The Smart CSOs Lab is an international network of civil society leaders, researchers, and funders aiming to develop and put into practice strategies that embrace the cultural and systemic root causes lying behind the social and environmental crises of our times.
We believe civil society organisations (CSOs) have a crucial role to play in catalysing transformative social and economic change, yet new ideas and strategies are needed to address the challenges we face. The current focus on single issues and short-term goals means that while we may win many battles, we are losing the war.
Civil society organisations are a key actor with great potential for catalysing systemic change away from the current order. However, most activism is not yet promoting such deeper systemic shifts, nor is it embracing the complexity of systemic change in its strategies. Most campaigns work to alleviate symptoms of the problem, concentrating resources on technical fixes for single issues, rather than tackling root causes.
But the ecological crisis cannot be resolved by technological solutions alone. Development cooperation aimed at economic development often reproduces production and consumption patterns of the global North that are incompatible with the existence of planetary boundaries. Resolving inequality and tackling the ecological crisis under the current rules of globalisation and the growth-fixated economic system seems to be an impossible task.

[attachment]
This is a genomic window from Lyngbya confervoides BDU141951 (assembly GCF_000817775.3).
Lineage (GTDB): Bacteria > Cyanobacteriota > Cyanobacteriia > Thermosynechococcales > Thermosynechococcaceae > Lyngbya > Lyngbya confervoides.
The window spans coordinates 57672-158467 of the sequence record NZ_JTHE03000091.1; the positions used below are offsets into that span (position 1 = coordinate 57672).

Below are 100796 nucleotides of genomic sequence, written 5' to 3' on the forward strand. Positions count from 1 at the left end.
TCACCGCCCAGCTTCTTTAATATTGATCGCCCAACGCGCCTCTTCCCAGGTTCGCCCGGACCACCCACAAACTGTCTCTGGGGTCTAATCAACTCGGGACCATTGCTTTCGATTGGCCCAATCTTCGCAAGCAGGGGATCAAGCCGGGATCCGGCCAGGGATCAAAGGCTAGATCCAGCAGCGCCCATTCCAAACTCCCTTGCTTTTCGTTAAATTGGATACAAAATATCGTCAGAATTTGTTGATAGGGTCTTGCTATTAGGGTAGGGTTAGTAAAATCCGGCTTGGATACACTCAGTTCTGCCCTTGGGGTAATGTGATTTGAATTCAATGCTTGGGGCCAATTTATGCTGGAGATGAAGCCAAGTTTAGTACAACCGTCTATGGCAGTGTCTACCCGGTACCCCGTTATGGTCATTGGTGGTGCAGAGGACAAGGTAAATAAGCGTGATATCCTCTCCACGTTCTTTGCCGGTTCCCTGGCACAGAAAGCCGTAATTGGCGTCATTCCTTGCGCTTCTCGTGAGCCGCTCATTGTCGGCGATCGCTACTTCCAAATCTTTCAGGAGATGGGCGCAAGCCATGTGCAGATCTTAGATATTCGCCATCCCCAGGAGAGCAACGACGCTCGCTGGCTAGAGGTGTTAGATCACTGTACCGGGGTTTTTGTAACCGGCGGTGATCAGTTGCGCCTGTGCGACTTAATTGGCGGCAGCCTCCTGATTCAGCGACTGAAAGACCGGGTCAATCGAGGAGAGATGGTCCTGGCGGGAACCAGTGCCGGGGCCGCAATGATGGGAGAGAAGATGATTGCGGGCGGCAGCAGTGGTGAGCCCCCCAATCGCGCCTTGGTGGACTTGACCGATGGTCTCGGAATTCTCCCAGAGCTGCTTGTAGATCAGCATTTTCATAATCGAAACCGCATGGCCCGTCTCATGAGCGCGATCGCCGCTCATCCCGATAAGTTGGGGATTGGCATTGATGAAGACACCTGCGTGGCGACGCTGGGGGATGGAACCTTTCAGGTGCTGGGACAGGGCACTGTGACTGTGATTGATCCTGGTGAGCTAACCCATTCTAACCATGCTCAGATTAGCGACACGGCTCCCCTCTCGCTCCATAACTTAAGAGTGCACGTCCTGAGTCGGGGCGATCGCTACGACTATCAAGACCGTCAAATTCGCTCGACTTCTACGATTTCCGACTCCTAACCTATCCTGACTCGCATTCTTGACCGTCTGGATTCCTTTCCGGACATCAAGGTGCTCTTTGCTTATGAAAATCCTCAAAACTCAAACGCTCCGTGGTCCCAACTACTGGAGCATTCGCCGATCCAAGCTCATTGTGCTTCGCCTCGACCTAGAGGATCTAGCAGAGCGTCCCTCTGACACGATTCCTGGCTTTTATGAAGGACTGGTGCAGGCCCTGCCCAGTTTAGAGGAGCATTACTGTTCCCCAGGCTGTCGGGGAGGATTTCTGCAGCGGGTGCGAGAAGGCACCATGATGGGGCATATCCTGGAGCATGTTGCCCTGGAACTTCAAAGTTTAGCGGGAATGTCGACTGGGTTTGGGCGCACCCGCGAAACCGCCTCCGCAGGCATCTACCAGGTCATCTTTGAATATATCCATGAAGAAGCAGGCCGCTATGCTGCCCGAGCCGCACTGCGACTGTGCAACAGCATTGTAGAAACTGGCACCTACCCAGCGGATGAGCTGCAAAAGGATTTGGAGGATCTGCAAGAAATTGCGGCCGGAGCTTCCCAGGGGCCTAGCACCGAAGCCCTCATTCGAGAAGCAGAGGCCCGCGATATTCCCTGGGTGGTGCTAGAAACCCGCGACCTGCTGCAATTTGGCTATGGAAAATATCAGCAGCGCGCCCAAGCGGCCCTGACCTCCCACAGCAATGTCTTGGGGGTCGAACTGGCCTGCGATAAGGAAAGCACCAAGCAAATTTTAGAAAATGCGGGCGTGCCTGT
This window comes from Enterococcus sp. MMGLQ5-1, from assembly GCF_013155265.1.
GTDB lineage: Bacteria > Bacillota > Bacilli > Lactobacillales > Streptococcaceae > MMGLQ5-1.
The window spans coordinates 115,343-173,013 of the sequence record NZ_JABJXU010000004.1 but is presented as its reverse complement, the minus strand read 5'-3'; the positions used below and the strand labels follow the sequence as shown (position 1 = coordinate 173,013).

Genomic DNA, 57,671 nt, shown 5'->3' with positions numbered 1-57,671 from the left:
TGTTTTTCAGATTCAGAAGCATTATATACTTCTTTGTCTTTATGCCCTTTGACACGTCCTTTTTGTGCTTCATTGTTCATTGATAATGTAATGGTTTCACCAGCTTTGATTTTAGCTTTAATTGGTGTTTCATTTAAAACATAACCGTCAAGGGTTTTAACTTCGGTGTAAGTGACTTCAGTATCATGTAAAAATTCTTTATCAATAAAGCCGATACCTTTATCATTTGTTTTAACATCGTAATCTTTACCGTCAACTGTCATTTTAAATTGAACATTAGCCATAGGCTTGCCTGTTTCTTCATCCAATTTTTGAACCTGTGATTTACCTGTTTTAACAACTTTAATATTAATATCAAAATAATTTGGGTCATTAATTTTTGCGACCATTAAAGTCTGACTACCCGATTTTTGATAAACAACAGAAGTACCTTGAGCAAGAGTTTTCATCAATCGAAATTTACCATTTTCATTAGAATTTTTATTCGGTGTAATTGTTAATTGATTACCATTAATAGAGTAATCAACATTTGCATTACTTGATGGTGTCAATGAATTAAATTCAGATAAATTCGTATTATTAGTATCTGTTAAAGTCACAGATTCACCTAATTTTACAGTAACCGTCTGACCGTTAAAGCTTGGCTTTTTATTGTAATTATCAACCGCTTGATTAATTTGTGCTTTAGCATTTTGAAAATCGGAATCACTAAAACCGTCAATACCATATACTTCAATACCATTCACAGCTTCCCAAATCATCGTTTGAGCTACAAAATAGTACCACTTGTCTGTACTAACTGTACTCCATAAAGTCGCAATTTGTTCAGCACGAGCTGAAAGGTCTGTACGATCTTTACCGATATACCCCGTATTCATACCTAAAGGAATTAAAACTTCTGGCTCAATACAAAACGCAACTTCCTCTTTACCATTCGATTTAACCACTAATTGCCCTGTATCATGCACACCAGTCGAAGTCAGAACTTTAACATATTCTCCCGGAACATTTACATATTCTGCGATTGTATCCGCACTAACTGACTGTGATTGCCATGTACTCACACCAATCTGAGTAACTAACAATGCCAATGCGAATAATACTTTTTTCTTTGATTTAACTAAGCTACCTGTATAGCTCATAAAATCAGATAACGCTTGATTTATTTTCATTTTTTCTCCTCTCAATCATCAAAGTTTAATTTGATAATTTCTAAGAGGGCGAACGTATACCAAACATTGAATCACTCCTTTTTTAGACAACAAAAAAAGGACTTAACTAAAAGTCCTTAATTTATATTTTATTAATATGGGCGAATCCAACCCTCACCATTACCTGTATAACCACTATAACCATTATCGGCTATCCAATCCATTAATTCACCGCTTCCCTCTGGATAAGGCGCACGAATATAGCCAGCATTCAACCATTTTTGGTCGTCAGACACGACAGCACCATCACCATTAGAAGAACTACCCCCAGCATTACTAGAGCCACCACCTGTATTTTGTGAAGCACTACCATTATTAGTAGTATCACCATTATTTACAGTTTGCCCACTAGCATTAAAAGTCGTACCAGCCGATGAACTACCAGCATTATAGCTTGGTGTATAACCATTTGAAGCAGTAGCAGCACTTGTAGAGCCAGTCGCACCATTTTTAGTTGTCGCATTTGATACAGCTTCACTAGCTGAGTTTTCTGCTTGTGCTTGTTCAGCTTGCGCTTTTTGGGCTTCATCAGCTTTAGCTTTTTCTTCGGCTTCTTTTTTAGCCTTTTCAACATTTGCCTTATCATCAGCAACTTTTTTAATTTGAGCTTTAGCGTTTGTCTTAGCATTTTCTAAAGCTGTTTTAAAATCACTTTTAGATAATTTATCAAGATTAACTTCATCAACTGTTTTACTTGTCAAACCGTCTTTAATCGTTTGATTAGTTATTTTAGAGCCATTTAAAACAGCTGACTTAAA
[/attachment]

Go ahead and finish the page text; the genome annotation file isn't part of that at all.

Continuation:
The purpose of the Smart CSOs Lab is to catalyse new civil society strategies aimed at the Great Transition to a new political-economic system. This is based on the assumption that issues like climate change, mass extinction of species, inequality (including gender inequality) and mass migration are strongly rooted in the failing economic system and its governance.
Consequently, the Smart CSOs Lab is guided by the normative (albeit flexible) framework of the Great Transition. We interpret our work always as a search process to a new political-economic system at the root of many of today's crises. We believe that it is important to put our focus on this task. It requires all our energy and has the potential to create enormous leverage.
The mission of the Smart CSOs Lab is to foster a growing learning network of activists/CSO leaders, funders and researchers aiming to build effective civil society strategies for the Great Transition.
The Smart CSOs Lab pursues its mission through the following objectives:
ABOUT THE RE.IMAGINING ACTIVISM TOOLKIT
You are involved in social change efforts and looking for a new direction? You have read the Re.imagining Activism guide and are inspired by the content? You are wondering how to apply the knowledge and ideas to your work?
Maybe you think that it is important to inspire colleagues and you want to get them involved in the movement? Or you would like to try out some new methods for applying these ideas to your campaigns and strategies? Or you think the time is ripe to start a change process for your organisation to become better equipped for systemic change?
This toolkit provides tools and advice for trainers and multipliers to introduce Smart CSOs content to new audiences and to run workshops and retreats aimed at integrating systemic change strategies in our organisational practice.
The toolkit consists of two parts – available free and online here!
Introductory Modules: an introductory 2 – 2.5h training session for audiences new to or slightly familiar with ideas from the Great Transition and Re.imagining Activism